Friday, February 08, 2013

Terrific trio of Americana artists impress at Alta

Rock 'n' Roll poet Michael Ubaldini
The scenic coastal community of Newport Beach, California might not be a likely place to host an Americana-minded "Outlaws of Folk" concert series, but don't tell that to the discerning audience that packed inside Alta Coffee on Feb. 7 to catch acoustic sets from Michael Ubaldini, David Serby and Dave Gleason.

Ubaldini, who hosts the popular monthly series, typically performs with his tremendous honky tonk outfit Michael and the Lonesome Playboys at significantly larger venues across the Southland. However, the "Outlaws of Folk" series gives the Fountain Valley resident a chance to present his literate songs in a stripped down solo setting while also providing him the chance to invite top-tier pals to perform with him on the same bill. This night was particularly special with Serby (who I last caught at the Stagecoach Festival in Indio in May 2011) and Gleason (who recently relocated from Nashville, TN to Pasadena, CA) joining in for what ultimately made for a brilliant night of original acoustic music.

David Serby
Serby led things off with an eight-song set that featured material from past albums, as well as songs from an upcoming project that blends his roots music style with hard charging Rockpile-styled power pop. He kicked things off with the upbeat "Pharaohs" and effortlessly continued with a beautiful ballad "True Love." Armed with an expressive baritone, Serby sang all of his songs with power and nuanced feeling. Highlights included several of the great songs from his last album, 2011's Poor Man's Poem, including the gorgeous "Lay Down My Colt" and potent "Evil Men." You can get more details on Serby at his CDBaby page.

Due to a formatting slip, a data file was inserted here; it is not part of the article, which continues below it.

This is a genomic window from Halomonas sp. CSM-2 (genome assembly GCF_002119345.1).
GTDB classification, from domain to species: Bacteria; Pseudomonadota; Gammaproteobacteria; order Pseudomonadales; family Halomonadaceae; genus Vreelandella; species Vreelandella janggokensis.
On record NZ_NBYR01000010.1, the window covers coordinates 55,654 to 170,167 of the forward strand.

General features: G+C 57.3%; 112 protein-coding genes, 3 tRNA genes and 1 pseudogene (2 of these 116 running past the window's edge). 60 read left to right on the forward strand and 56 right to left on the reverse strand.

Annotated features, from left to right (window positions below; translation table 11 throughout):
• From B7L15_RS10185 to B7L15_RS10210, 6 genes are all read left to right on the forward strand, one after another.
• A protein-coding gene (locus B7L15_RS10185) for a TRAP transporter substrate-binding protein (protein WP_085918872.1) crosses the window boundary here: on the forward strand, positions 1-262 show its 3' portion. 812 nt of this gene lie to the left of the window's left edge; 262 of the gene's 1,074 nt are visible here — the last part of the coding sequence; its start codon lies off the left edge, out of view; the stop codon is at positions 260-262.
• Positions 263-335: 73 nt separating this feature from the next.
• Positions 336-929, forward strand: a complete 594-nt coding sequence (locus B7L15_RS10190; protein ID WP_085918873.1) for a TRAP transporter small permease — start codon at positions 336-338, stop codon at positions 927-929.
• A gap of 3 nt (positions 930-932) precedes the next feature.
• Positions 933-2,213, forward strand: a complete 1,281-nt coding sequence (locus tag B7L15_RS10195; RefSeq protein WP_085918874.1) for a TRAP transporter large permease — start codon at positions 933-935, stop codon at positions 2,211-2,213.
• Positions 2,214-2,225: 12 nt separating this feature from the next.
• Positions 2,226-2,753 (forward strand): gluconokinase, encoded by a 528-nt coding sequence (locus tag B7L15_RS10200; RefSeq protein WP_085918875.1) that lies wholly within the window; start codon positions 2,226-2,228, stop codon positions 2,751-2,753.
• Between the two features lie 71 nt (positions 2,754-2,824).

Ubaldini also used the occasion of an eight-song set to debut several new songs slated for a future album release. Particularly memorable was the lovely country ballad "Rosewood Night" as well as the fast-paced "Sweet Old Riddle" and rollicking "The Outlaw Kind." Accompanied by his acoustic guitar, he also added virtuoso harmonica play on the winning "Jean Harlow." He closed his set with the rousing rocker "Walk Through Fire." Ubaldini crafts songs that are both accessible and intelligent; the icing on the sonic cake is his straightforward presentation of those gems with a musical and lyrical depth that draws easy comparisons with the depth of Bruce Springsteen and John Mellencamp. But the voice is clearly Ubaldini's own. Visit Ubaldini's official Web site for more information.

Dave Gleason closed out the night at Alta Coffee
Closing out the strong night of music making was Gleason, who impressed with his authentic country sound. His sweet vocals and ability to tame classic influences reminded this writer of the craft of Dwight Yoakam and The Mavericks albeit that sort of magic came with the sole support of his own stellar guitar playing. His beautiful country folk tune "Radio 1965" and more buoyant "Blue Side of the World" (both off his Turn and Fade album) were dazzling. Gleason closed the magical night with a sparse and persuasive reworking of Springsteen's "Downbound Train." Visit Gleason's official site here to get more details.

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